Open Access Week feels like the perfect time to introduce Databases, Revenues and Repertory—a new, interactive OA publication that provides insight into the French stage during the Enlightenment and the French Revolution. This bilingual work harnesses data from the groundbreaking Comédie-Française Registers Project to open new avenues of inquiry into a crucial era in French theater history and broaden the nature of humanities scholarship.
Databases, Revenues and Repertory takes advantage of this unique online archive to explore programming decisions made by the royal troupe in Paris during the Enlightenment and the French Revolution. How did politics, economics, and social conflict shape the troupe’s repertory and impact its finances? Was the theater a space for critical discussion of public issues, or a place to seek escape from the uncertainties of the world outside the playhouse walls?
“Thanks to the MIT Press, we are very pleased to be able to offer this work in an exclusively online, open access, bilingual format,” said Jeffrey S. Ravel, coeditor and Professor of History at MIT.
“The PubPub platform will allow readers to leave comments and observations, thereby creating an ongoing conversation among authors and readers,” added coeditor Sylvaine Guyot, Professor of French Literature and Theater at Harvard University. “We see this style of enhanced exchange as essential to the future of humanities scholarship, which will increasingly engage audiences beyond the academy in conversations that bring the past, present, and future into dialogue with each other.”
Contributors to the volume include:
- Christian Biet, University of Paris Nanterre
- Juliette Cherbuliez, University of Minnesota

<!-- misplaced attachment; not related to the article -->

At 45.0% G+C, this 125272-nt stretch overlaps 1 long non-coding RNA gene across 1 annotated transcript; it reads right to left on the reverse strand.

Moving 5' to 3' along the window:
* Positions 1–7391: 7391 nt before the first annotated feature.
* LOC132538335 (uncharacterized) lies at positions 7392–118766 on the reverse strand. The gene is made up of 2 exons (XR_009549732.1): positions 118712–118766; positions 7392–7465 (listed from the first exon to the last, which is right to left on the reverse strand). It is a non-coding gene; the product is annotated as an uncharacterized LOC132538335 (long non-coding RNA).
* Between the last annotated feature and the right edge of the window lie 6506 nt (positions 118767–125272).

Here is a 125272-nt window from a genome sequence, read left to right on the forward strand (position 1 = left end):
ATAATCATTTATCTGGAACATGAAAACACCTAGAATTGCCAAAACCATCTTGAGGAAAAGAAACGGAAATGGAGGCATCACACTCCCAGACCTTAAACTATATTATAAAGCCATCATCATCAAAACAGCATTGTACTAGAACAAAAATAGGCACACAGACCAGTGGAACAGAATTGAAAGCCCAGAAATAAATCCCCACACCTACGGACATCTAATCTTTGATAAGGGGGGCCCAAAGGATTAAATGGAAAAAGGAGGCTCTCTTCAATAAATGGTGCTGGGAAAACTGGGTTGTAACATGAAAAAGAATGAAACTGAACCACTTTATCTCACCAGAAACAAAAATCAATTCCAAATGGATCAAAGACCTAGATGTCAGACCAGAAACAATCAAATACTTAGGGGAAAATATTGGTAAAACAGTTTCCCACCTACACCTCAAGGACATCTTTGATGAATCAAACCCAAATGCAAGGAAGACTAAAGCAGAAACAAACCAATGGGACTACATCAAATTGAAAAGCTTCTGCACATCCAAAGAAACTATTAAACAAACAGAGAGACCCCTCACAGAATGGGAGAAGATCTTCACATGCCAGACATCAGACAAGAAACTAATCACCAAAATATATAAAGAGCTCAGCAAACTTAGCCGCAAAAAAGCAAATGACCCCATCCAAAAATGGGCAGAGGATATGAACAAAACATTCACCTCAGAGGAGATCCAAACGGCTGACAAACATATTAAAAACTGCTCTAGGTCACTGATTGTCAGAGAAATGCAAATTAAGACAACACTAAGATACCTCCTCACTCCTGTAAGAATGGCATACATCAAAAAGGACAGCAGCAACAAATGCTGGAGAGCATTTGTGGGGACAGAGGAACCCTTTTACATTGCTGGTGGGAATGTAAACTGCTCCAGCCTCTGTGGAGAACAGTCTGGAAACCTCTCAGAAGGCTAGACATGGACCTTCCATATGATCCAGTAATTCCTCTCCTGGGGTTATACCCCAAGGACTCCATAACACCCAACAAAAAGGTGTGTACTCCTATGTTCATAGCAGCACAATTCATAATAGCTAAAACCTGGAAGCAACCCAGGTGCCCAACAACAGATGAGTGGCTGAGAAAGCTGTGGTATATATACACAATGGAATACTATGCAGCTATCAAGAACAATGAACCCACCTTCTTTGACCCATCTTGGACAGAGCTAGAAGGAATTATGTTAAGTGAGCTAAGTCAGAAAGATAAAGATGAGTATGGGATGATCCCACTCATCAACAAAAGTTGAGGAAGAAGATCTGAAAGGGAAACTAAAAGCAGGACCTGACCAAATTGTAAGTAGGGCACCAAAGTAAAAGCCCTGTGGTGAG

- Lauren R. Clay, Vanderbilt University
- Logan J. Connors, University of Miami
- Dan Edelstein, Stanford University
- Pierre Frantz, Sorbonne University
- Sylvaine Guyot, Harvard University
- Sara Harvey, University of Victoria
- Thomas M. Luckett, Portland State University
- Anne E. C. McCants, Massachusetts Institute of Technology
- Derek Miller, Harvard University
- Jeffrey N. Peters, University of Kentucky
- Jeffrey S. Ravel, Massachusetts Institute of Technology
- Agathe Sanjuan, Bibliothèque-Musée de la Comédie-Française
- François Velde, Federal Reserve Bank of Chicago
- William Weber, California State University, Long Beach
Several essays in the volume explore the long-term trends in box office receipts and repertory decisions across the century, while others focus on the critical years around 1760 when the influence of enlightened ideals and authors made itself felt on the French capital’s premier stage. Other contributions consider the uses of digital humanities methodologies in the study of French theater history and the humanities more generally.
Databases, Revenues and Repertory is freely available online, thanks to support from the MIT Press and a generous grant from the MIT Global Languages Section, as well as support from the MIT History Faculty. Funding from the FACE Foundation - Partner University Fund has made possible English and French-language versions of all the essays in the volume.